It’s the lovely thing you can do occasionally – there aren’t millions of Doctor Who monsters that you can bring back. But there’s a lovely affection for the Sea Devils, and they haven’t been used in the modern era. Also probably my earliest memory of Doctor Who and probably my earliest memories of being alive almost, is seeing them on the TV, so it was a nice thing to do in the penultimate story we were doing.

How does the relationship between Yaz and the Doctor develop further in this episode?

Dan has cottoned onto the dynamic between the Doctor and Yaz and from a distance, observed what they haven’t been admitting to themselves. I think really, in Eve of the Daleks, both Yaz and the Doctor have hinted that they have feelings that they are suppressing and keeping quiet about. So there are some conversations that need to be had and you’ll see those conversations developing and taking place in Legend of the Sea Devils. The Doctor and Yaz have something to talk about!

Would you say this is more of a standalone episode?

Yes, it’s a big standalone bank holiday action romp for all the family! A rollicking, swashbuckling adventure for the Doctor, Dan and Yaz with big monsters, big pirate ships, the sword fights, lots of fun, loads of action, lots of lovely jokes and a great, fun tone before we go into the big epic battle for survival with Jodie’s final episode.

This episode was of course filmed during strict COVID restrictions. What were some of the bigger challenges that you faced in making it happen?

It was a huge ask, and I didn’t know whether we could do it after the production team had pulled out all the stops for Flux. We knew it was a big deal to be able to transport the show back in time, around the world, onto ships and onto the seas. It’s just a testament to the whole production team from first to last – from pre-production to post production.

Daf Shurmer, our Production Designer, is an absolute legend himself and he did something that I think should have been impossible – and I think was impossible – and he achieved it. He’s just given us such scale with so many great sets that look amazing.

Haolu Wang, our brilliant director, and Mark Waters our Director of Photography, have shot it wonderfully with energy and love and fun, and the cast all got into that. And DNEG who do all our CG and visual effects have just delivered something really special. We’ve got sea monsters, we’ve got pirate ships, we’ve got the oceans, and we’re in an ancient coastal village!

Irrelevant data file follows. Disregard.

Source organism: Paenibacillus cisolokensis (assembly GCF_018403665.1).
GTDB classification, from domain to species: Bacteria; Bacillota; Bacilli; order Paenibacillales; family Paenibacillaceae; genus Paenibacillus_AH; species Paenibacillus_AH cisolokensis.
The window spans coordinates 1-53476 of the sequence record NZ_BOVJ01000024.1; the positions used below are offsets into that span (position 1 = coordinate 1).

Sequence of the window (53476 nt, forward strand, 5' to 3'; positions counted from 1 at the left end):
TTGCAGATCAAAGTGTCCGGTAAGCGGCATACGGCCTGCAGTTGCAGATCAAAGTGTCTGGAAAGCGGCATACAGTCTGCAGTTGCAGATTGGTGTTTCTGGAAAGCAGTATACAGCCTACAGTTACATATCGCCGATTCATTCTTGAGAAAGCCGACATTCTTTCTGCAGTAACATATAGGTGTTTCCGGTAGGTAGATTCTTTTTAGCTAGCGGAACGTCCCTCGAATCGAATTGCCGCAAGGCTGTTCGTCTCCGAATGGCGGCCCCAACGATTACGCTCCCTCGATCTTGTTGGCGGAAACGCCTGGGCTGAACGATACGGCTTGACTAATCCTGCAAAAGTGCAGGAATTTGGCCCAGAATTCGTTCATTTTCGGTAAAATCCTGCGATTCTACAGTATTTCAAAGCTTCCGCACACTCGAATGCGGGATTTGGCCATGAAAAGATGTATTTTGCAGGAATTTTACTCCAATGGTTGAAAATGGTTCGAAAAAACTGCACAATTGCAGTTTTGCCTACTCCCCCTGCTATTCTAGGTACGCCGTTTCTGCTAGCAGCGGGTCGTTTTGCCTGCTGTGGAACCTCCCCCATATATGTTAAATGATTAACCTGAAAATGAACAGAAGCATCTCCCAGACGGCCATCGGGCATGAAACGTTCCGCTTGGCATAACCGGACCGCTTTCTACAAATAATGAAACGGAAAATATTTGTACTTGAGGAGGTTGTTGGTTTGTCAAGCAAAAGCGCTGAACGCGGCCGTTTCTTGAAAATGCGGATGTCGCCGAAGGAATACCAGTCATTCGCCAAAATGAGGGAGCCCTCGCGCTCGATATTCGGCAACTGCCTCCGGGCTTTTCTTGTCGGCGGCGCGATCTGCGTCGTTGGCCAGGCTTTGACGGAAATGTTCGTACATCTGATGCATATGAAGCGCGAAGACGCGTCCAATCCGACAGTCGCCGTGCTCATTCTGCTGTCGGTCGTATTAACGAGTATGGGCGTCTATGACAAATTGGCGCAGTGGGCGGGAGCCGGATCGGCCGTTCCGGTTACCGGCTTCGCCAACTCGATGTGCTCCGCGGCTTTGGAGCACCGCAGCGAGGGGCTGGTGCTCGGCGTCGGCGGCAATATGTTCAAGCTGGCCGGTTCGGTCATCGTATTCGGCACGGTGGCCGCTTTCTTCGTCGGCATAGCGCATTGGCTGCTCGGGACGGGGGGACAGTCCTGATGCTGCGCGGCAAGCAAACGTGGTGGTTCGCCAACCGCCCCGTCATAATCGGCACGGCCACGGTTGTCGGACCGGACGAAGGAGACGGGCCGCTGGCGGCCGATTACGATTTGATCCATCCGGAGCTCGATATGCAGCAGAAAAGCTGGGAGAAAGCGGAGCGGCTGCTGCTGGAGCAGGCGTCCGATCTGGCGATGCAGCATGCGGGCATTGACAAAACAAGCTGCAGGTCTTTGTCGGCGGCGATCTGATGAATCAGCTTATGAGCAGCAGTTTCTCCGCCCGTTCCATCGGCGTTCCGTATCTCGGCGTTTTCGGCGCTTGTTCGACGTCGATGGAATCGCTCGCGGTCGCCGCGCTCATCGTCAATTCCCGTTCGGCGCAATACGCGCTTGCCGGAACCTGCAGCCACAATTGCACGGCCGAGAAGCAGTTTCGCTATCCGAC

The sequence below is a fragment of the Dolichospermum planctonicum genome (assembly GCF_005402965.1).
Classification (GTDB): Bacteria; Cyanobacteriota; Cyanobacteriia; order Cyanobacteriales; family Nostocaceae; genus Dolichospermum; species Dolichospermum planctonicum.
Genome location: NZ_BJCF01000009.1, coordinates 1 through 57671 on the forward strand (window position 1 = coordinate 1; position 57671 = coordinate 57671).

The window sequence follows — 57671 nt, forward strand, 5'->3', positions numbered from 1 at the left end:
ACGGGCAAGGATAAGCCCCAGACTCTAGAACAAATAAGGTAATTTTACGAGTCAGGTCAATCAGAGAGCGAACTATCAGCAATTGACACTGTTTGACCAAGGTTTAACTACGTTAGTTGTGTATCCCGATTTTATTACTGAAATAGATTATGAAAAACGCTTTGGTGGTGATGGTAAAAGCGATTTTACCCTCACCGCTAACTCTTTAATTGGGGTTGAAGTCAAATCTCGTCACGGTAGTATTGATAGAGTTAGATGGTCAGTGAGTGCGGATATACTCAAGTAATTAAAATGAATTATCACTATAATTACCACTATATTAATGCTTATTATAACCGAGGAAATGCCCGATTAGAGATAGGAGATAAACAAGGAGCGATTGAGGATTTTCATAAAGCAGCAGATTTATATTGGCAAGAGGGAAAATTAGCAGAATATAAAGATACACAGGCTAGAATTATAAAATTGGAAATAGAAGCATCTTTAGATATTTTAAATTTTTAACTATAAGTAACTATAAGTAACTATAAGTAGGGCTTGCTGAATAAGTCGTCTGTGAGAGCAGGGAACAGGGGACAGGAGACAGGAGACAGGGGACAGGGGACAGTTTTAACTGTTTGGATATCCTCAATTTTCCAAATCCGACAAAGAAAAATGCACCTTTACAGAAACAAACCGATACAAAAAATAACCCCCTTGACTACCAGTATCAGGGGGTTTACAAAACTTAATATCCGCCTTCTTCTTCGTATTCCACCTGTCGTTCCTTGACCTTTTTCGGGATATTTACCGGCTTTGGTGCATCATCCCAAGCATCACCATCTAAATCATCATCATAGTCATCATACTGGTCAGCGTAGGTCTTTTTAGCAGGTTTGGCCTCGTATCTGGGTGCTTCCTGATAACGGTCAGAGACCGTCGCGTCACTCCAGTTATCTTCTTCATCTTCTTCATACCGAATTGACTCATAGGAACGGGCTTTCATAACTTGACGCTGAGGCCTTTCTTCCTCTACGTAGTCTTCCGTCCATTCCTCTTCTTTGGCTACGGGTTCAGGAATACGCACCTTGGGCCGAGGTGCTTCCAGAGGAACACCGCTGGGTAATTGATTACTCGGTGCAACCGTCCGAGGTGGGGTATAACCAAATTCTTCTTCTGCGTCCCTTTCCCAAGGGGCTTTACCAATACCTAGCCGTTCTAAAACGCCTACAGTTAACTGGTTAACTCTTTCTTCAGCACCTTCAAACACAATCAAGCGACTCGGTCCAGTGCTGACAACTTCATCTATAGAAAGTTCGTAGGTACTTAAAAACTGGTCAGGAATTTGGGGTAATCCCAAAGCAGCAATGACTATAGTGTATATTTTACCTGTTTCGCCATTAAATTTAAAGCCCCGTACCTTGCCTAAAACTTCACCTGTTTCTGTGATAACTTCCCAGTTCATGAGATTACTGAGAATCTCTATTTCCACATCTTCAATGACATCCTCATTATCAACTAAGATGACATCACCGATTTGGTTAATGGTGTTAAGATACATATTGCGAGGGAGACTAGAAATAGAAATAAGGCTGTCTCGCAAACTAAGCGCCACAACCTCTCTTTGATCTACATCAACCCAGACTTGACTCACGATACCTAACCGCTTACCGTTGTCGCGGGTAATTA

As with every episode of Doctor Who, is it was a massive team effort. Everybody involved in the COVID procedures on Doctor Who whether it was testing everybody or sorting out the bubbles – we never had a day shut down due to COVID, it involved incredible work by the whole team. And the fact that I think Jodie Whittaker did not go out for almost a year, while she was working on her final series -she set such a great and responsible example, and put the show first.

For anyone who is coming to Doctor Who as a new viewer is this an easy one to step in and get on board with? What do you hope families take from it?

I think it’s definitely a great episode to come into. It’s got a lot of action, very heroic plot, lots of fun, big mad monsters, mad ideas, cinematic ambition, all that stuff and a great cast. We have a big, epic, rollicking, fun adventure for you whether you’ve never seen Doctor Who or you’ve seen every episode. And then for long term audiences and fans of the show there are loads of lovely little easter eggs and nods to the past so it’s absolutely got something for everyone.

Is it starting to feel a bit surreal now that your time on the series is coming to an end?

The workload is less so it’s lovely doing the post production on these last two specials because you’re not having to write and film at the same time. As showrunner, when you’re doing Doctor Who and you’re in the thick of it you’re doing three jobs at the same time. You’re writing for episodes down the line, you’re looking at all the filming that’s happening and you’re in the edit and post production on multiple episodes. So it’s really nice now that I don’t have any other episodes to think about.

I love the post production process, it’s one of my favourite bits because you’re just watching teams of geniuses produce great work! So it’s nice not to have the workload, it’s nice not to have the pressure of what’s coming up. I’m sort of combining having a break with finishing these episodes and working on other things so it’s lovely right now.